Wednesday, December 19, 2007

How Sausage Is Made

The energy bill passed by Congress is on its way to the president for signature, and it's beginning to look like he will sign it. A brief comment on the bill with some very nice analysis was published in yesterday's Boston Globe as part of the "Short Fuse" section.

The energy bill passed by the US Senate last week could have been stronger had it not been for the votes of New Hampshire Senators John Sununu and Judd Gregg. The two voted against extending tax breaks for wind and solar, which would have been paid for by ending $13 billion in tax breaks to the oil and gas industries. Supporters of the stronger energy bill needed 60 votes to shut off debate, but got just 59. So either senator could have been a profile in courage, and the better bill would have passed. Sununu said he voted as he did to avoid a Bush veto and continued standstill on energy reform. According to the watchdog website, Sununu has received $210,000 in campaign contributions from the oil and gas industry, and Gregg $84,000. Apparently neither man has much in common with constituents who want relief from Big Oil's chokehold. [Emphasis added]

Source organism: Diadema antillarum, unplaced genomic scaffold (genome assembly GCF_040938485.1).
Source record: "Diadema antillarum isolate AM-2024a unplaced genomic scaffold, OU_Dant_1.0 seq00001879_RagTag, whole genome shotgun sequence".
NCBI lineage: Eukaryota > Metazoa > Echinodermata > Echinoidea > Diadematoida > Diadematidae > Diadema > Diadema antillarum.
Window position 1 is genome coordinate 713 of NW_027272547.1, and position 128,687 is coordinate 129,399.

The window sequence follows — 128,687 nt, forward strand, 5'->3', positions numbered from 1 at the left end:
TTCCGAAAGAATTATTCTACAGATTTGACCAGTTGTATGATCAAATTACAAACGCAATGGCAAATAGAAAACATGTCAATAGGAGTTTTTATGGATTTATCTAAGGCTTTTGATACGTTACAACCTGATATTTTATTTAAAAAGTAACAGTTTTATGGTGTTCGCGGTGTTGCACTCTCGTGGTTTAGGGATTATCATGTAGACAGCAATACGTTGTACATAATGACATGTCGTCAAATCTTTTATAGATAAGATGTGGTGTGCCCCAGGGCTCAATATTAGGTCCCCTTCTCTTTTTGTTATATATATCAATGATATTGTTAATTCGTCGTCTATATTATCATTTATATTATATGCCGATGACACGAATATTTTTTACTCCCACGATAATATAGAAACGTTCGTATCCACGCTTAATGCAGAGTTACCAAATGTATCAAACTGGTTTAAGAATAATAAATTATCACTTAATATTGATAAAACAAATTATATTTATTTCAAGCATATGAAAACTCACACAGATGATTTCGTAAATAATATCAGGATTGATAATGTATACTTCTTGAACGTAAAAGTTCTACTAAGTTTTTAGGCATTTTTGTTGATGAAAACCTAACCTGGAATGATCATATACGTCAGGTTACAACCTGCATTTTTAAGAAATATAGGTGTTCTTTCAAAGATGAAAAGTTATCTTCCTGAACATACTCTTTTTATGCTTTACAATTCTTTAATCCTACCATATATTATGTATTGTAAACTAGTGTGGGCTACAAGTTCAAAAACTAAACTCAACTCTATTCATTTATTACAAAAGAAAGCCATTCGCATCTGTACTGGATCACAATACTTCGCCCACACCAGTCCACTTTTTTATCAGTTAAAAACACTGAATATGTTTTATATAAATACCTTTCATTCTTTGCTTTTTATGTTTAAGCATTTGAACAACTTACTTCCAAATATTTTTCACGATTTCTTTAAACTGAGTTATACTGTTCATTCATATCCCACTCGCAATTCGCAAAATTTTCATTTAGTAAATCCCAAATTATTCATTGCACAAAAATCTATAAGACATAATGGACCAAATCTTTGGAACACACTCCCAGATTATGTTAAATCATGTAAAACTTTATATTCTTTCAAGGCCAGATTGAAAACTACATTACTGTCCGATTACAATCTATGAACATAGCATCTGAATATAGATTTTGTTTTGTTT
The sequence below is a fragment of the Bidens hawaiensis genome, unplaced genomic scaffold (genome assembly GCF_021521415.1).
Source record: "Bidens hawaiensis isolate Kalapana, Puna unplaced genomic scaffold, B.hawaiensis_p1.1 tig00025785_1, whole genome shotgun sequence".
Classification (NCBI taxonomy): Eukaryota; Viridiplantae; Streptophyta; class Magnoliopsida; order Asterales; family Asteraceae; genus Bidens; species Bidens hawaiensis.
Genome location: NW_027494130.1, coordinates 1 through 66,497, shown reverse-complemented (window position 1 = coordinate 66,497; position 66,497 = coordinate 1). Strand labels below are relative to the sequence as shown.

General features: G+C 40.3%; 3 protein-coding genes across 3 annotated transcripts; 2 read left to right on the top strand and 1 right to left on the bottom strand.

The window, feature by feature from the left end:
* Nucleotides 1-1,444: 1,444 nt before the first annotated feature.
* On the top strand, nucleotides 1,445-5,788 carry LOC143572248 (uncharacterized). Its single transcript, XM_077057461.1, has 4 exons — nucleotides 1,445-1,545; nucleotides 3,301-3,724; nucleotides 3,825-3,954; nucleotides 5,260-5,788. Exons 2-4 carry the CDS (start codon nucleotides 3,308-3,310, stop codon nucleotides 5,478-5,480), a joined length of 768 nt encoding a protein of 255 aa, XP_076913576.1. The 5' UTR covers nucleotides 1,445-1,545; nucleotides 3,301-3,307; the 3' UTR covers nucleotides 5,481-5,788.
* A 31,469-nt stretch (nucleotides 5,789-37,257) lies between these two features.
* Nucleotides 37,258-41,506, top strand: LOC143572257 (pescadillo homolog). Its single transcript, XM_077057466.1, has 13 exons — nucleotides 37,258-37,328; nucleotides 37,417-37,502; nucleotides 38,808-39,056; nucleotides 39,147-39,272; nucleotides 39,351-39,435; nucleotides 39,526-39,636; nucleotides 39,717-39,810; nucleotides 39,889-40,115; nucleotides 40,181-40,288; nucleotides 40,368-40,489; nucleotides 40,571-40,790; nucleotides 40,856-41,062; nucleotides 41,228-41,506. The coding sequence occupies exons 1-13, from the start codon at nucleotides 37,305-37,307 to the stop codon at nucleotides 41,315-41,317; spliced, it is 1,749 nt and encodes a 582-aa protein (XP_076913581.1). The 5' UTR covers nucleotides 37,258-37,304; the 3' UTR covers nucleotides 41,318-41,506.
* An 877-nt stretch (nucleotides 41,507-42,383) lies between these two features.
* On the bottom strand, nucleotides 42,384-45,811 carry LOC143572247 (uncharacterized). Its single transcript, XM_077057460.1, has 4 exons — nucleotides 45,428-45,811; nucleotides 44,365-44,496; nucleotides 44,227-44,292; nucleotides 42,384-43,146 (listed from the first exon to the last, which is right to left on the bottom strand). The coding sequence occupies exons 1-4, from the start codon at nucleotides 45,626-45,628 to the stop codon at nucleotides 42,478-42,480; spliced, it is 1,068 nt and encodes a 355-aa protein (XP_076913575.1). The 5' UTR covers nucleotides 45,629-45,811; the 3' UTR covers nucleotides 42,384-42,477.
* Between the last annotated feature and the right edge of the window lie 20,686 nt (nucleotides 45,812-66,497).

Now, this kind of information is certainly not surprising, given the way campaigns are currently financed. What is interesting about this little blurb, however, is that the editorial writer did a little fact checking. The reference to "the watchdog website" was a timely reminder that information on who is contributing to candidates and how much they're giving is a matter of public record. The website (located here) is produced by The Center For Responsive Politics and is one of the most easily navigable sites of its kind. You can check on how much each industry contributes during an election cycle and to which party, or you can zero in on a particular candidate and find out just where the dollars came from. If the candidate is not fully reporting that information, that too is noted.

The site is invaluable for giving a tidy snapshot of how business is done in Washington, DC.

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